Stillness and Stirring

Our lives are reflected in still water- (Psalm 23)
But healing comes when the water is stirred up- (John 5:2-9)

“He leads me beside still waters, he restores my soul.”
Such peaceful words. The image of God as a gentle shepherd, leading us to a place of safety, where we can recover from the wounds of the world.
Sometimes, we need such a sanctuary: a place far away from the rat race, away from the constant beatings our spirits endure in the land of push and shove. When we are broken, crushed, and defeated, we ache for that quiet place where we can be restored.
There, beside the calm waters, we can be renewed. Now with time to gaze into the refreshing pool, we can see the reflection of our lives. In that reflective moment, God can show us His hopes, His plans. There is a time to give the worn-out spirit a time to rest in the loving lap of God. There is a time when restoration of the soul requires quiet.
But sometimes, the path to healing is not found at the pool of still water. Sometimes, healing comes when we enter the troubled water. Sometimes, healing will come from striving against the turbulence.
The athlete injures a muscle. Immediately, the numbing power of ice alternates with the soothing warmth of still waters. The injured muscles are bound up, keeping them still to limit further damage. The therapies are designed to summon the healing power of extra blood supply to the injured area, and to rest the afflicted area for a time.
Rest is for a time. But rest alone will not bring full healing. Initially, rest stops the injury process and gives the muscles time to get over the trauma. There is a time when rest is the best medicine. But only for a time. If rest is the only therapy, then after a long while, the muscle will heal, but it will have lost much of its strength. It will be whole again, but much, much weaker. Rest alone seriously deteriorates the muscle’s ability to do what it was made to do: work.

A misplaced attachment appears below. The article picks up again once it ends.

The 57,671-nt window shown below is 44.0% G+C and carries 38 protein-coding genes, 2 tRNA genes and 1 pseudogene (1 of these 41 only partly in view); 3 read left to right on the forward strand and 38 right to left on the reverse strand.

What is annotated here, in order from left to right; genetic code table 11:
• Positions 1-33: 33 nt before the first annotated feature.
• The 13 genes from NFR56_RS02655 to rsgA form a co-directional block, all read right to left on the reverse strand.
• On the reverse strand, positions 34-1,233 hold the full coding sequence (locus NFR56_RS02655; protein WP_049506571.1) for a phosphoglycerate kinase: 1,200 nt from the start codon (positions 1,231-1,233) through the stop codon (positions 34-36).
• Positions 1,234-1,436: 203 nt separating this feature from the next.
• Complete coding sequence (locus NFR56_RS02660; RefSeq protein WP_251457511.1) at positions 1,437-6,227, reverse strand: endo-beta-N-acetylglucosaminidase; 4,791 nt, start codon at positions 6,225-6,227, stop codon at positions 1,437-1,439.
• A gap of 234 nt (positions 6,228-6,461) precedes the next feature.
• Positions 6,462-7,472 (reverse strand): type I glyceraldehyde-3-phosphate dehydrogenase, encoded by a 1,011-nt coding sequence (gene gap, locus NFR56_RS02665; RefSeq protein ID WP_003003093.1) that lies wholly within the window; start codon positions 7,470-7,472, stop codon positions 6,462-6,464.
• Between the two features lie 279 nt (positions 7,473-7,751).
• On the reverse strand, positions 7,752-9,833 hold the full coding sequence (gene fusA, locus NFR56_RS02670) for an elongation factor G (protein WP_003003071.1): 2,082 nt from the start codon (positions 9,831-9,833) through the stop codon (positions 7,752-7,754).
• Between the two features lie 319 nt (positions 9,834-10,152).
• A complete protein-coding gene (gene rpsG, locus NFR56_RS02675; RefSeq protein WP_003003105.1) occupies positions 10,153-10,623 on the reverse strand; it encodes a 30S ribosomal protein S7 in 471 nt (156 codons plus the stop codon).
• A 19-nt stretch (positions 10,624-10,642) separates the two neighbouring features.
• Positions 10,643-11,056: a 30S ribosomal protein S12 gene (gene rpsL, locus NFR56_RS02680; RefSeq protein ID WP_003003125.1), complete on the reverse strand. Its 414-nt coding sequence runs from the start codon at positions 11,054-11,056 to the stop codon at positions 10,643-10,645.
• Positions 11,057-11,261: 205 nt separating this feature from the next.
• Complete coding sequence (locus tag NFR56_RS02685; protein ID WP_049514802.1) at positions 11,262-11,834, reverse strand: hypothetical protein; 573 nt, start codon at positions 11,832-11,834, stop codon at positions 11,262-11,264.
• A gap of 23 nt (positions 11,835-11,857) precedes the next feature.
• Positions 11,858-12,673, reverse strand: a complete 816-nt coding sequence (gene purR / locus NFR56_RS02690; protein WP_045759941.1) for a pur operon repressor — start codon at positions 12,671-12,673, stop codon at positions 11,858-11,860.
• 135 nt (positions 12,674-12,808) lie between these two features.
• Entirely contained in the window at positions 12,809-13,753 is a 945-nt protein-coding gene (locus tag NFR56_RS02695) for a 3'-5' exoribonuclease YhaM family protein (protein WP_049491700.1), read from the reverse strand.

After a brief time of rest, the best healing comes from working the muscles. After the initial day or two with ice and warm heat, the trainer switches to the whirlpool. Legs stride and arms swim against the surging current of the whirlpool, and in the striving against the stirred up waters, the muscles regain their strength.
Muscles are much easier to heal than souls. When our souls are hurt, the wound goes much deeper, the disability is much more severe.
In that first stage, God leads our damaged souls to the place of safe pastures and still waters; a place where the trauma of the soul can be stopped; a place of safety and security where we can rest and reflect.
That is exactly what we need at first. But if we were to remain there, our spirits would wither. Complete healing will come when we enter the stirred-up waters of spiritual life. Wholeness and restoration of our spirits comes when we exercise those “spiritual muscles” against the turbulence of life.
Our spirits regain their strength when we venture back out into the world which has caused the damage and proclaim the healing power of Christ Jesus. In the turbulence is where we grow.
Our lives are reflected in still water
But healing comes when the water is stirred up

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